Book Review: Bouts of Mania
It has to be one of the great contradictions of sport: the fact that a pursuit prone to such physical brutality as professional boxing has spawned such beautiful prose in various books down through the years.
To the naked eye, watching from afar via the comfort of the sitting room, the ring looks like such an unforgiving place, the ultimate test of courage and strength for any individual.
However, there is more to boxing than meets the eye, and some of the best books on sport I have read bear testimony to that, none more so than Norman Mailer's 'The Fight' which is my all-time favourite.
I was drawn to another gem courtesy of a short recommendation in the 'Sunday Times' recently. And, thanks to the ever-friendly staff of The Book Centre on Wexford's Main Street, I was able to place an order and within a matter of days I was settling down to enjoy Richard Hoffer's absorbing paperback: 'Bouts Of Mania - Ali, Frazier, Foreman and an America on the Ropes'.
This story revolves around an era when the pursuit of the world heavyweight title elevated boxing to new heights all over the world.
From the spring of 1971 to the autumn of 1975, three men vigorously pursued the accolade of being the supreme fighter on the planet during a turbulent time for Americans.
The war in Vietnam had caused deep division and sparked a great deal of civil unrest, and the Watergate scandal and eventual downfall of President Richard Nixon only added to the sense of despair.
It was against this backdrop that Muhammad Ali, Joe Frazier and George Foreman locked horns, with the formidable trio involved in five bouts in total which captured the imagination of the sporting public, not just in America but all over the world.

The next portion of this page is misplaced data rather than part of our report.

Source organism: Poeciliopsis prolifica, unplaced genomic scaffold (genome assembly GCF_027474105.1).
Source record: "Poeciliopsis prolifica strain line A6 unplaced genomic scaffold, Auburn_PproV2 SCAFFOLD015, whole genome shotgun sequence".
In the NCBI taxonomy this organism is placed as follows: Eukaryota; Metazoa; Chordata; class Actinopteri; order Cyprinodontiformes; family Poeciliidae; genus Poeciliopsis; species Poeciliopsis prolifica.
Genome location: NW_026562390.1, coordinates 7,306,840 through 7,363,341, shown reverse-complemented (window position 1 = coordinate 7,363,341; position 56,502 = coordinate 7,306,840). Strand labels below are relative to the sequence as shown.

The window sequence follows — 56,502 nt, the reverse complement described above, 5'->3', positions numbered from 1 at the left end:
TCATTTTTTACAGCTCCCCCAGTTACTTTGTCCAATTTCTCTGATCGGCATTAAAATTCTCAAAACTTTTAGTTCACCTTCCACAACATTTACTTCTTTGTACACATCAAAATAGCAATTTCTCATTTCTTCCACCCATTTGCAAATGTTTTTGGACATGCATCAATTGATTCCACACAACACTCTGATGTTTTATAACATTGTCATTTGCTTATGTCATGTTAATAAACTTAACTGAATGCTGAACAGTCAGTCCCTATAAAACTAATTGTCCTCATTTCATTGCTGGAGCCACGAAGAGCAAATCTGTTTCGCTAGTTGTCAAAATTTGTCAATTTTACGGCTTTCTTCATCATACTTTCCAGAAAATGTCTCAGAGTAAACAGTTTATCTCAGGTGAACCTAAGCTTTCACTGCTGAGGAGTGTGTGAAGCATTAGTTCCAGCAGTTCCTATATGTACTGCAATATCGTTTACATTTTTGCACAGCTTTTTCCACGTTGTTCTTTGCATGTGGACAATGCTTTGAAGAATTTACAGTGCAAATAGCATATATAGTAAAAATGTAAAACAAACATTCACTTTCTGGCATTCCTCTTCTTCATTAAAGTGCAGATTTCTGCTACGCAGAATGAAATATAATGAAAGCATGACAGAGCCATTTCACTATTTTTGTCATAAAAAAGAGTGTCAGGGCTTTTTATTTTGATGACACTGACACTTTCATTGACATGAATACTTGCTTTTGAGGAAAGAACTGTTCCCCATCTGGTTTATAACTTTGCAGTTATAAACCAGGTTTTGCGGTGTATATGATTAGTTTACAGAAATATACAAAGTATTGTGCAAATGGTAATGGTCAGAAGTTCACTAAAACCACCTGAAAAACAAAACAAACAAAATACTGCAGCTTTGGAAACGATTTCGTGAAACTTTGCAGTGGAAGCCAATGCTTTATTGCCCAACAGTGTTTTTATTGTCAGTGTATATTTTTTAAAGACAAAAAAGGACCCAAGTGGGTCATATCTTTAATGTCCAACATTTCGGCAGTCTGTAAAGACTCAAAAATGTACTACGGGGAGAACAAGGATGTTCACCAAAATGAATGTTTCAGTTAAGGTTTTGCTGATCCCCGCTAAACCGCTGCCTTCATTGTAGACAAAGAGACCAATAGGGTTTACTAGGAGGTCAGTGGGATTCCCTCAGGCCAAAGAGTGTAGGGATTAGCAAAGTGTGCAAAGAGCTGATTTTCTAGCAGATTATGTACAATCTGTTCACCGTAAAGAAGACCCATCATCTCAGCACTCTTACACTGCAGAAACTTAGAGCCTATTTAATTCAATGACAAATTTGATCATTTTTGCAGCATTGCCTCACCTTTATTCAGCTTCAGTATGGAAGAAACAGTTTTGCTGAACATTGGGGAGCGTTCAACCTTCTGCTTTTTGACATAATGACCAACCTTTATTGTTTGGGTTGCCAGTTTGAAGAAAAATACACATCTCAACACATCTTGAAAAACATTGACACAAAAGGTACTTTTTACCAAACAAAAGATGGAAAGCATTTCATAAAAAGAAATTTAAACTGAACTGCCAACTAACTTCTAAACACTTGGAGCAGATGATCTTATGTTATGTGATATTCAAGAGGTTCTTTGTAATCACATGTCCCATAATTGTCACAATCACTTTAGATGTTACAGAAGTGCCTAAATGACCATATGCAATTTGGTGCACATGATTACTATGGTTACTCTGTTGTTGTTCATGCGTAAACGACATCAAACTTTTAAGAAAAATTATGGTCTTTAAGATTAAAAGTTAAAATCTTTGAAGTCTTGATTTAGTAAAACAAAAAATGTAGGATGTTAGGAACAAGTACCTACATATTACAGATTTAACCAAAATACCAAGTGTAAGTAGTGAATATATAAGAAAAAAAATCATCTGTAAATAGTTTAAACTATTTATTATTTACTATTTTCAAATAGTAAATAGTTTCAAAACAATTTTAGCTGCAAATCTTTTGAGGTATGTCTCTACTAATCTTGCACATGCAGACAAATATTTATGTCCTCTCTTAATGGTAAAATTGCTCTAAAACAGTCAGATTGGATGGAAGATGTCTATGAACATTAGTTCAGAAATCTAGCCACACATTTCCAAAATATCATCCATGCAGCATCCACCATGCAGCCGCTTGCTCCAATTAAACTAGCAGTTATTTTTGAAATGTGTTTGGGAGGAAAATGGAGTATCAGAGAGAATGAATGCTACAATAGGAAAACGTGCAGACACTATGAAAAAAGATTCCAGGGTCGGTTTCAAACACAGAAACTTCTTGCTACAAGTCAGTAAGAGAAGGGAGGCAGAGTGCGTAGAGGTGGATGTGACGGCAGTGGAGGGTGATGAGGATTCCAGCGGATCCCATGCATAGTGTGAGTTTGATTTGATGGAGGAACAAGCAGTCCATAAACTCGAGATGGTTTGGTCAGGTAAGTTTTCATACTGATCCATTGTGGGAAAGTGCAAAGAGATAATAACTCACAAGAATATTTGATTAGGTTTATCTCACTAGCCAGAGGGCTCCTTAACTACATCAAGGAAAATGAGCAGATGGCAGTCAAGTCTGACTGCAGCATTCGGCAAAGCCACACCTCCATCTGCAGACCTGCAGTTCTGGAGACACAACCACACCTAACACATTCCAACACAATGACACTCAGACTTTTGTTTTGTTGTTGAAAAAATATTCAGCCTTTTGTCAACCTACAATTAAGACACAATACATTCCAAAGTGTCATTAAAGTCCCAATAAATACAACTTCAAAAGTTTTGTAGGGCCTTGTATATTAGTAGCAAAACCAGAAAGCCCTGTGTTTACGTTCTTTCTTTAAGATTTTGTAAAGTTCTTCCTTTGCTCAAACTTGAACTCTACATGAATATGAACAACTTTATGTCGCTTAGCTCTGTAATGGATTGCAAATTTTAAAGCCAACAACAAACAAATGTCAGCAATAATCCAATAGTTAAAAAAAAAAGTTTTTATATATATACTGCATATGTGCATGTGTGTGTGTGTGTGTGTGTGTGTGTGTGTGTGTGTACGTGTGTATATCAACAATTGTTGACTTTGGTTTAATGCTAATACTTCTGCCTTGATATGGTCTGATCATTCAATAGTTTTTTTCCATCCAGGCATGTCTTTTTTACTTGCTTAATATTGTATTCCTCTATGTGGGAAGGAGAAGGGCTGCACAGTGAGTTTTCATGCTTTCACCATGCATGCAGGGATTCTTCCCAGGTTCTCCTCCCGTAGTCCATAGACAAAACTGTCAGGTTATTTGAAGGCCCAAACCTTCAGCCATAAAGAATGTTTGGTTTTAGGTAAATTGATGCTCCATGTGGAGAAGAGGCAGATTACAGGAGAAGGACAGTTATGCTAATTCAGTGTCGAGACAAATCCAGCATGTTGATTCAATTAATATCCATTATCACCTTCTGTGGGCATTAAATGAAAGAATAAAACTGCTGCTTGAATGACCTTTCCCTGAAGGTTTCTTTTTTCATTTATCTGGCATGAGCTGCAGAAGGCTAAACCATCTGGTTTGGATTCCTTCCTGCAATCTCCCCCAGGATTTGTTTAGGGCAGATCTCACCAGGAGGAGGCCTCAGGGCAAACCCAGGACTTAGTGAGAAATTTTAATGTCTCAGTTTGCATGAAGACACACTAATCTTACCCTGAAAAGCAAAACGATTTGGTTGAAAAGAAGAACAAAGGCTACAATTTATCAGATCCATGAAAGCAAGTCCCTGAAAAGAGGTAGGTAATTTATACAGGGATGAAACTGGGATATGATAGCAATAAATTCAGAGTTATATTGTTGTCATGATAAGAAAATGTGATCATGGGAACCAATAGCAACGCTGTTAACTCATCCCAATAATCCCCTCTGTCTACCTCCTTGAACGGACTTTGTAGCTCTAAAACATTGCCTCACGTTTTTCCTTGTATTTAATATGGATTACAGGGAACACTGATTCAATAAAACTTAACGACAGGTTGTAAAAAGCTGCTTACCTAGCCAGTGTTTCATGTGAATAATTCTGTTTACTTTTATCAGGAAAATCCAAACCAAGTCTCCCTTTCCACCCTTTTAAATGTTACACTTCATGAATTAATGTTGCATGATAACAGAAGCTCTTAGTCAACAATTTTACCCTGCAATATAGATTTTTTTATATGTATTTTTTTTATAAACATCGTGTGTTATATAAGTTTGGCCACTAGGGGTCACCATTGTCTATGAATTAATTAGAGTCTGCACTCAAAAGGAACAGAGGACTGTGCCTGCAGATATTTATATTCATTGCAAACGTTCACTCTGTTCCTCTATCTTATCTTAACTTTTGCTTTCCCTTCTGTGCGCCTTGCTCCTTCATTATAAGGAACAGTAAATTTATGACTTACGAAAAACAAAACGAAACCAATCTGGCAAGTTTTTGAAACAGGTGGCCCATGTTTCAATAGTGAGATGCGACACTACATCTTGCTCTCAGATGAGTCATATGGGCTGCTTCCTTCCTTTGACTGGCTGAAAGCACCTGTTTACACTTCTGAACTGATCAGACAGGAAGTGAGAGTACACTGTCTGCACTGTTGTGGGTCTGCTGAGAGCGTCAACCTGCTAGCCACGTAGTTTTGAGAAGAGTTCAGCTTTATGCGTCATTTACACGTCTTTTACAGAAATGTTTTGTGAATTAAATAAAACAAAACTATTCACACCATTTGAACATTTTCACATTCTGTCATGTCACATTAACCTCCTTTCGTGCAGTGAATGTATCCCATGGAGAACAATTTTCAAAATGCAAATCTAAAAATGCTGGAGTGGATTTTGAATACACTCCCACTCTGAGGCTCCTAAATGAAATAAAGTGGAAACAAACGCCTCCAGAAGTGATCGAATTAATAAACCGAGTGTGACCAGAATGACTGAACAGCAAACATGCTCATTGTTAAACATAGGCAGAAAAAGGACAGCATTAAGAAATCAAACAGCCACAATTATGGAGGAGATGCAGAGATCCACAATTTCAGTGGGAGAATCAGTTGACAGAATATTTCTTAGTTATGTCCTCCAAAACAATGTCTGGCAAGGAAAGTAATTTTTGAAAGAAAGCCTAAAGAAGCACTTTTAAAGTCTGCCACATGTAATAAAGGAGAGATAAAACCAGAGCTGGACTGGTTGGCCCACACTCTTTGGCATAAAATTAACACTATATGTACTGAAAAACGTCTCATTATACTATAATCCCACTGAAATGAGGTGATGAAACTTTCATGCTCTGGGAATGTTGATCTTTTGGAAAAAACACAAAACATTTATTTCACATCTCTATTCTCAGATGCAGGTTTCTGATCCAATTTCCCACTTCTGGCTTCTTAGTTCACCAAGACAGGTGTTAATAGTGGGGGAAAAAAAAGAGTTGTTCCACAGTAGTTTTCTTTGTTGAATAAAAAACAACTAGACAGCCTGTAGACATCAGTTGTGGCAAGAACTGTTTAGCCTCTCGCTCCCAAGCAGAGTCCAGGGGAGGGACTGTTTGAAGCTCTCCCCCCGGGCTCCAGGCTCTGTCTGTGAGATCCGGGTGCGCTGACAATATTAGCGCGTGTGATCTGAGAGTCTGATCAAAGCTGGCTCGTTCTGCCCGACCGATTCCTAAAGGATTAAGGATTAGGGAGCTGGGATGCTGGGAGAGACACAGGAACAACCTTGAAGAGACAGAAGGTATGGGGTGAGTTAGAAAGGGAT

The fact that the Philippines and Zaire were among the countries selected to host some of these fights only added to the sense of intrigue, anticipation and general wonderment.
'The Fight of the Century', 'The Rumble in the Jungle' and 'The Thrilla in Manila' should all resonate with anybody possessing even a rudimentary knowledge of boxing and the history of the early to mid seventies.
These momentous bouts have all been written about extensively in the past, so what sets this particular book apart? Quite simply, it's the quality of the writing as Hoffer is clearly a master of his art.
In a tight and tidy 250 pages, he paints a fascinating and absorbing picture of the personalities involved in arguably boxing's greatest-ever era, not only the protagonists in the ring but also the many colourful characters like Bundini Brown and Don King who added to the razamatazz in their own inimitable fashion.
Hoffer is not your bog standard sports journalist covering matches and making sure his notebook is clear before moving on to the next fixture; as a writer for the famous 'Sports Illustrated' magazine, his assignments are more likely to be 5,000 word pieces on a particular topic with a deadline of one month to deliver.
He is a man accustomed to having precious time to think about each and every word he puts his name to, and that comes across quite clearly in this fine book.
You don't have to be a huge boxing fan to appreciate this offering; if you admire exceptional writing, regardless of the subject matter, then this book is highly recommended.
Visit The Book Centre on Wexford's Main Street for the very best selection of sports books.